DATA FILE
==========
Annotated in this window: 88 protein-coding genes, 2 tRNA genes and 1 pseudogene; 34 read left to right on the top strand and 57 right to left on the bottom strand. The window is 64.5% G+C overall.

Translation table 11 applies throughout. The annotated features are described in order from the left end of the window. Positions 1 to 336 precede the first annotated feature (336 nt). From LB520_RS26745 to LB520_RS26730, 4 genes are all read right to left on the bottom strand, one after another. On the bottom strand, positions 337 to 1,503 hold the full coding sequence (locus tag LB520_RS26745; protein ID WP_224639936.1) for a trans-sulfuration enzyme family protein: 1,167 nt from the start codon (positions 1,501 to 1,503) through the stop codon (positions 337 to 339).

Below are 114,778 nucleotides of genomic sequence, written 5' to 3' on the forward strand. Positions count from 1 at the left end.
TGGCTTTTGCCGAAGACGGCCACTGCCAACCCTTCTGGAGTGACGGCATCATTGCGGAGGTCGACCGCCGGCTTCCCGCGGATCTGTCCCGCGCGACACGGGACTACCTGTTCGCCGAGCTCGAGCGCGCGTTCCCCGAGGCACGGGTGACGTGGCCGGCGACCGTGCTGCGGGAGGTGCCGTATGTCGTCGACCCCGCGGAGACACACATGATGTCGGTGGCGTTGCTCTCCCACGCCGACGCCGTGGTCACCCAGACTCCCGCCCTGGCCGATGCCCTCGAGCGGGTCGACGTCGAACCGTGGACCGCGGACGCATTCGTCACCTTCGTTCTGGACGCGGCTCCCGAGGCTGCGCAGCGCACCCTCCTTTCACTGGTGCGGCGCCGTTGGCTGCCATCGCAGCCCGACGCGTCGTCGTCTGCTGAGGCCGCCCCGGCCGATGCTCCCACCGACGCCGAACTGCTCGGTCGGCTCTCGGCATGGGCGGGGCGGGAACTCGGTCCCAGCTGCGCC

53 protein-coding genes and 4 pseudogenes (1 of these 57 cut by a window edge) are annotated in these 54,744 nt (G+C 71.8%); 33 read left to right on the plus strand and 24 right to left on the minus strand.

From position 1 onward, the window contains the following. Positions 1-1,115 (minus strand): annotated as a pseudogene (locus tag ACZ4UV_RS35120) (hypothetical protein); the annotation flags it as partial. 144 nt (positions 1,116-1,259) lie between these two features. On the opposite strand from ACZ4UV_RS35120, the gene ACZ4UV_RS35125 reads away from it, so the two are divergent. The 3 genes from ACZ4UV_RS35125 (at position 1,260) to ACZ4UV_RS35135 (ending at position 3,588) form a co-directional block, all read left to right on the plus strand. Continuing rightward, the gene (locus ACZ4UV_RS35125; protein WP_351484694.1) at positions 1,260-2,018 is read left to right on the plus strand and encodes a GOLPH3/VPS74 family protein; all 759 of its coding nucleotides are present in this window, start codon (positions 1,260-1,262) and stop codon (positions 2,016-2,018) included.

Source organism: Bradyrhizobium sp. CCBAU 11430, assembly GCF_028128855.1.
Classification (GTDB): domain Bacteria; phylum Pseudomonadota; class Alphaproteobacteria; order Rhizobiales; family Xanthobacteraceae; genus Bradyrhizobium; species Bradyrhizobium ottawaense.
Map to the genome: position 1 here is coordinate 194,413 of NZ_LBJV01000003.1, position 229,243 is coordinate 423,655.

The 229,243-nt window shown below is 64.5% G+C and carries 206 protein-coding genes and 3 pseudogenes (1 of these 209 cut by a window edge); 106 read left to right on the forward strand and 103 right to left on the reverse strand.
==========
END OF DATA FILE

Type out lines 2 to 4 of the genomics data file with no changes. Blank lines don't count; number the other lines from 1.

Translation table 11 applies throughout. The annotated features are described in order from the left end of the window. Positions 1 to 336 precede the first annotated feature (336 nt). From LB520_RS26745 to LB520_RS26730, 4 genes are all read right to left on the bottom strand, one after another. On the bottom strand, positions 337 to 1,503 hold the full coding sequence (locus tag LB520_RS26745; protein ID WP_224639936.1) for a trans-sulfuration enzyme family protein: 1,167 nt from the start codon (positions 1,501 to 1,503) through the stop codon (positions 337 to 339).

Below are 114,778 nucleotides of genomic sequence, written 5' to 3' on the forward strand. Positions count from 1 at the left end.
TGGCTTTTGCCGAAGACGGCCACTGCCAACCCTTCTGGAGTGACGGCATCATTGCGGAGGTCGACCGCCGGCTTCCCGCGGATCTGTCCCGCGCGACACGGGACTACCTGTTCGCCGAGCTCGAGCGCGCGTTCCCCGAGGCACGGGTGACGTGGCCGGCGACCGTGCTGCGGGAGGTGCCGTATGTCGTCGACCCCGCGGAGACACACATGATGTCGGTGGCGTTGCTCTCCCACGCCGACGCCGTGGTCACCCAGACTCCCGCCCTGGCCGATGCCCTCGAGCGGGTCGACGTCGAACCGTGGACCGCGGACGCATTCGTCACCTTCGTTCTGGACGCGGCTCCCGAGGCTGCGCAGCGCACCCTCCTTTCACTGGTGCGGCGCCGTTGGCTGCCATCGCAGCCCGACGCGTCGTCGTCTGCTGAGGCCGCCCCGGCCGATGCTCCCACCGACGCCGAACTGCTCGGTCGGCTCTCGGCATGGGCGGGGCGGGAACTCGGTCCCAGCTGCGCC